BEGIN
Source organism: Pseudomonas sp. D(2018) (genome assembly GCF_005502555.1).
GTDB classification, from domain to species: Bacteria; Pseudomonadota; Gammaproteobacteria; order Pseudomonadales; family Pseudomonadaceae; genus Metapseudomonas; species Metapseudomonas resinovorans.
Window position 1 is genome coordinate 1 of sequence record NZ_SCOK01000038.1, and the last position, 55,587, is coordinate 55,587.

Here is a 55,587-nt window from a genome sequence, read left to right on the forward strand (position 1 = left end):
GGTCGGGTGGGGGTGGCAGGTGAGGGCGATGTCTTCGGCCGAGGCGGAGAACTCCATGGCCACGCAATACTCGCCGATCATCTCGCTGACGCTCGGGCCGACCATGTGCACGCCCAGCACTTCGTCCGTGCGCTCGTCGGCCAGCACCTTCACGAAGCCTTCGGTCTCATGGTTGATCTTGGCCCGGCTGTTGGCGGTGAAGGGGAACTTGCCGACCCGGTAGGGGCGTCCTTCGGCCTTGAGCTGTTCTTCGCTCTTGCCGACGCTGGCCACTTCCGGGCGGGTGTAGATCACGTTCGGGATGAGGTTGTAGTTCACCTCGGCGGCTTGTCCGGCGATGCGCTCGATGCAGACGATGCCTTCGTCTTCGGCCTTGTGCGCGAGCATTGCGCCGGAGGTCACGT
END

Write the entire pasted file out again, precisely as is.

Source organism: Pseudomonas sp. D(2018) (genome assembly GCF_005502555.1).
GTDB classification, from domain to species: Bacteria; Pseudomonadota; Gammaproteobacteria; order Pseudomonadales; family Pseudomonadaceae; genus Metapseudomonas; species Metapseudomonas resinovorans.
Window position 1 is genome coordinate 1 of sequence record NZ_SCOK01000038.1, and the last position, 55,587, is coordinate 55,587.

Here is a 55,587-nt window from a genome sequence, read left to right on the forward strand (position 1 = left end):
GGTCGGGTGGGGGTGGCAGGTGAGGGCGATGTCTTCGGCCGAGGCGGAGAACTCCATGGCCACGCAATACTCGCCGATCATCTCGCTGACGCTCGGGCCGACCATGTGCACGCCCAGCACTTCGTCCGTGCGCTCGTCGGCCAGCACCTTCACGAAGCCTTCGGTCTCATGGTTGATCTTGGCCCGGCTGTTGGCGGTGAAGGGGAACTTGCCGACCCGGTAGGGGCGTCCTTCGGCCTTGAGCTGTTCTTCGCTCTTGCCGACGCTGGCCACTTCCGGGCGGGTGTAGATCACGTTCGGGATGAGGTTGTAGTTCACCTCGGCGGCTTGTCCGGCGATGCGCTCGATGCAGACGATGCCTTCGTCTTCGGCCTTGTGCGCGAGCATTGCGCCGGAGGTCACGT